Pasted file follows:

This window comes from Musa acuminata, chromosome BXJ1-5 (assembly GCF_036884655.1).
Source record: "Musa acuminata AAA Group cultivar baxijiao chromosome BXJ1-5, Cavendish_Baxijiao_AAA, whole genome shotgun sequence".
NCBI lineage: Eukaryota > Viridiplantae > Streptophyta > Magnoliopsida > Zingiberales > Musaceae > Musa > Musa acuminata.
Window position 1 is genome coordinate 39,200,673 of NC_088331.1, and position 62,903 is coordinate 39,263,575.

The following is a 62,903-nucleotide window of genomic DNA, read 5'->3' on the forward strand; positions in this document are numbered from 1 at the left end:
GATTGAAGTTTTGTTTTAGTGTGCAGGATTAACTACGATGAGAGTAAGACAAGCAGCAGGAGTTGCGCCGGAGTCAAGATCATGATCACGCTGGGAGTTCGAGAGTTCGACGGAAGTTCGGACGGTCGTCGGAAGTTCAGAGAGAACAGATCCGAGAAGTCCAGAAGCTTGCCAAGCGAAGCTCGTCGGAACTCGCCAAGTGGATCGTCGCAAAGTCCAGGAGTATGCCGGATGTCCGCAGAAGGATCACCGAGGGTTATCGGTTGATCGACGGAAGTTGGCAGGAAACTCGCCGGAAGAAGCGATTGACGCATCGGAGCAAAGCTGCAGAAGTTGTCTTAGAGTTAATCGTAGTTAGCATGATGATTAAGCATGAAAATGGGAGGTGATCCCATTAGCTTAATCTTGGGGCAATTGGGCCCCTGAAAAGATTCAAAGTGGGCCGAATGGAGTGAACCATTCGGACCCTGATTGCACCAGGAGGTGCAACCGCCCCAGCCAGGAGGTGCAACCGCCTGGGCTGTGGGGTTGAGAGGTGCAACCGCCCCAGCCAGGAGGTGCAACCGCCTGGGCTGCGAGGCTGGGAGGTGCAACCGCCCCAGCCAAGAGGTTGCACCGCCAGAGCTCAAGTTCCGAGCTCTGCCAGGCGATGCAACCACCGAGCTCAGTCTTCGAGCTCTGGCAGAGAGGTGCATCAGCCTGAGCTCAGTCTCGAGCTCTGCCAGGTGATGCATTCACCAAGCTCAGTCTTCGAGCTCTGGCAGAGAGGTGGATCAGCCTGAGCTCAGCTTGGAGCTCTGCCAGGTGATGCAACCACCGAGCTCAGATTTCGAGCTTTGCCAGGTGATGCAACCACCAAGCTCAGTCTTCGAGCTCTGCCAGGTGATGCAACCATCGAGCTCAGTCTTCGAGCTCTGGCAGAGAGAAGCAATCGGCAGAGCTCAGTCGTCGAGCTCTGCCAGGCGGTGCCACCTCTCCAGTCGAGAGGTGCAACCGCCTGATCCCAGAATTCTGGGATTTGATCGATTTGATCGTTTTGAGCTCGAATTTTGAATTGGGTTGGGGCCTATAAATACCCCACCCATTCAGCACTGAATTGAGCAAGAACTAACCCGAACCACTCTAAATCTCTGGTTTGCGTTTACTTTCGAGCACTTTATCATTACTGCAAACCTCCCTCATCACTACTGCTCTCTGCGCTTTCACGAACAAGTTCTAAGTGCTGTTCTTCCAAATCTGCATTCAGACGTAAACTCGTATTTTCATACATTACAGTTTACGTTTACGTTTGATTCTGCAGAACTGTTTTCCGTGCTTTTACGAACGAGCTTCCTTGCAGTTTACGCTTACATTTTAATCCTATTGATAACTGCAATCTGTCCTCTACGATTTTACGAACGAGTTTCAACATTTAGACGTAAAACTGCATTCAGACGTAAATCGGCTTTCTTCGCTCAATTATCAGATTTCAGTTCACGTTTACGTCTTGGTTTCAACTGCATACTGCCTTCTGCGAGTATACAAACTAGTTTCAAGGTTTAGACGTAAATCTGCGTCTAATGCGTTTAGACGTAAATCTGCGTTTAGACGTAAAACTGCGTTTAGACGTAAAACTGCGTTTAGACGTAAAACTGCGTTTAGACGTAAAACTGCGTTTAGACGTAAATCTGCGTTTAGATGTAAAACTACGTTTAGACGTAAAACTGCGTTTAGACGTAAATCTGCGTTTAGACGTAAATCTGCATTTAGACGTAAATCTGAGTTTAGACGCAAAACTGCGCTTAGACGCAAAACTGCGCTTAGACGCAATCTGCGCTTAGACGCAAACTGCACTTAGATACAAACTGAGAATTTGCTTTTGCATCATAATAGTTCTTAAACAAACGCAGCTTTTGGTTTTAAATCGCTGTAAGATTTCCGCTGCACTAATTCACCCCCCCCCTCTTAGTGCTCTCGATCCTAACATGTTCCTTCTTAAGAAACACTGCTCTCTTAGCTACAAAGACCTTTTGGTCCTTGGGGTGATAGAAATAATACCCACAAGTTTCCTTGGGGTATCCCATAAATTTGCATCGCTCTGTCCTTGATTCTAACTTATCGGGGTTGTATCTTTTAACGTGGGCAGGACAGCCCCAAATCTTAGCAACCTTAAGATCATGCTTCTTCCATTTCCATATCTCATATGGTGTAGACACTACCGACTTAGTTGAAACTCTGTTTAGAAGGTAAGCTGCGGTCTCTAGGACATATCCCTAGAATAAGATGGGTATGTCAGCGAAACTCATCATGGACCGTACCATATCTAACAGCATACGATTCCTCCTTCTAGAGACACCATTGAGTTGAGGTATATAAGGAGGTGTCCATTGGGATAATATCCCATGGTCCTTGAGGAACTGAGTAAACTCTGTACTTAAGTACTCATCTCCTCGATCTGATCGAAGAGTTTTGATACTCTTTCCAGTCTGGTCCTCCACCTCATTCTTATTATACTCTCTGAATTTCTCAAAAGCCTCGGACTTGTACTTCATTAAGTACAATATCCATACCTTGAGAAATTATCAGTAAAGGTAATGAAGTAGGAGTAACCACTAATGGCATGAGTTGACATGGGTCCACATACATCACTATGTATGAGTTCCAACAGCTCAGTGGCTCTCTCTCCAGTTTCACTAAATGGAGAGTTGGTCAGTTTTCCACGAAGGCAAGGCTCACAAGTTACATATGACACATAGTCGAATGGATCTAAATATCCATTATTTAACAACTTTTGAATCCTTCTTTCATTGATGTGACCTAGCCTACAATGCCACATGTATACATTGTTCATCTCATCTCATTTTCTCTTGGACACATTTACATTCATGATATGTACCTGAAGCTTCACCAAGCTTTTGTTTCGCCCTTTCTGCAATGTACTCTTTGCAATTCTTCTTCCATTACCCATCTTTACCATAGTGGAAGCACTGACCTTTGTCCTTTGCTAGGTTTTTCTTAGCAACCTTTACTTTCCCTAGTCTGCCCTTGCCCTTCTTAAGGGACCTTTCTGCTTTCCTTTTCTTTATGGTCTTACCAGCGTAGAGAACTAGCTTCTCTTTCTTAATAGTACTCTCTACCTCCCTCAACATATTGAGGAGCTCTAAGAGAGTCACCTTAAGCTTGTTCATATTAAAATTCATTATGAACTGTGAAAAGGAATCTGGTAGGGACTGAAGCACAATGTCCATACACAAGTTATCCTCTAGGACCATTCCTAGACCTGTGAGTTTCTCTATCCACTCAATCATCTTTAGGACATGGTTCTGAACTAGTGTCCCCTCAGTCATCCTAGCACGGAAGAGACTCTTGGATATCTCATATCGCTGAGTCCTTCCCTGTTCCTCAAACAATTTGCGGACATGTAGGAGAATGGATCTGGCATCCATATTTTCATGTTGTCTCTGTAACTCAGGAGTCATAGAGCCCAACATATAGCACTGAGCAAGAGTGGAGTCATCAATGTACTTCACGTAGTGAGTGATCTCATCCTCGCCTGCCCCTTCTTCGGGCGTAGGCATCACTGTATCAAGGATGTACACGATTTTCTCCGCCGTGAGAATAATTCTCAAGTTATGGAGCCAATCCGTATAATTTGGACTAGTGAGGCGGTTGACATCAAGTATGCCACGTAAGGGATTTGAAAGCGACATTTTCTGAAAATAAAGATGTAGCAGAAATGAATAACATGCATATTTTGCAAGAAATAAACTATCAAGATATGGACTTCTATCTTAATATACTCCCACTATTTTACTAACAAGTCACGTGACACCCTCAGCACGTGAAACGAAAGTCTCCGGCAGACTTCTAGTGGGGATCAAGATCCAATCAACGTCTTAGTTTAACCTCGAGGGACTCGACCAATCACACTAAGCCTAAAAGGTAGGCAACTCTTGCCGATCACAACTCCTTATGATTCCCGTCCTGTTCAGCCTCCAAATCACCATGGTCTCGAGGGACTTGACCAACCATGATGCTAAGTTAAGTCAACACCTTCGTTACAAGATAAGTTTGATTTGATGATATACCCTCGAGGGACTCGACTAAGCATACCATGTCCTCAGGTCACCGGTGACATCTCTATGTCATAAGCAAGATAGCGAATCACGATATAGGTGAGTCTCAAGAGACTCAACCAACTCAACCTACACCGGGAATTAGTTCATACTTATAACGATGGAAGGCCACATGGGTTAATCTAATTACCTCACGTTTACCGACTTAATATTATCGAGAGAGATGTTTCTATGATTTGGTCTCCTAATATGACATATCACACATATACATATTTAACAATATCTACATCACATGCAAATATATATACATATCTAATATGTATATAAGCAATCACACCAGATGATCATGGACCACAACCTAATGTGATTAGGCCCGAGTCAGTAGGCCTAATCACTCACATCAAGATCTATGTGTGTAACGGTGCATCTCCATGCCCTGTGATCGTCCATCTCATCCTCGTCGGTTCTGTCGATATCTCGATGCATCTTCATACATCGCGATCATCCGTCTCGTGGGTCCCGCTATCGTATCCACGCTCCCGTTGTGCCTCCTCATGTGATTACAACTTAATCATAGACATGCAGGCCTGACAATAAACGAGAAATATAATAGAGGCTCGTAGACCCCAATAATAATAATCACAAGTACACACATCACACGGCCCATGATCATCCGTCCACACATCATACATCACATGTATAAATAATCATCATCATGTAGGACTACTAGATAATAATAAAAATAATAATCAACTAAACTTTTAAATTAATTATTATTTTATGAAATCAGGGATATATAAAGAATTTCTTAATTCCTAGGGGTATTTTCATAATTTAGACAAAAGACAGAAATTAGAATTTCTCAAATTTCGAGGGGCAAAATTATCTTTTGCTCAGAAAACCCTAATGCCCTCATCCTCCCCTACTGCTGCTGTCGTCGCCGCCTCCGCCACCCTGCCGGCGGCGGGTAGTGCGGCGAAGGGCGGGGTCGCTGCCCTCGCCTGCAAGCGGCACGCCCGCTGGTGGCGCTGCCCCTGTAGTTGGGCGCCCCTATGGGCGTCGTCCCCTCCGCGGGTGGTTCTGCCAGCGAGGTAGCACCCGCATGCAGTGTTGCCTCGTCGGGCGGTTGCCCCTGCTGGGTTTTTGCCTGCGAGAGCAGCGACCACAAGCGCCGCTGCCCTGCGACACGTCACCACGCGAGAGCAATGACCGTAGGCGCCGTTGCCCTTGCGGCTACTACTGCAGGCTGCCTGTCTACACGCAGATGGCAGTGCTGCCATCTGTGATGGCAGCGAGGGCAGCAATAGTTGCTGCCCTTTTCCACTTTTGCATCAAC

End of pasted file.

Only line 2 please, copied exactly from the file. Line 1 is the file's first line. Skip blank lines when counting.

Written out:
Source record: "Musa acuminata AAA Group cultivar baxijiao chromosome BXJ1-5, Cavendish_Baxijiao_AAA, whole genome shotgun sequence".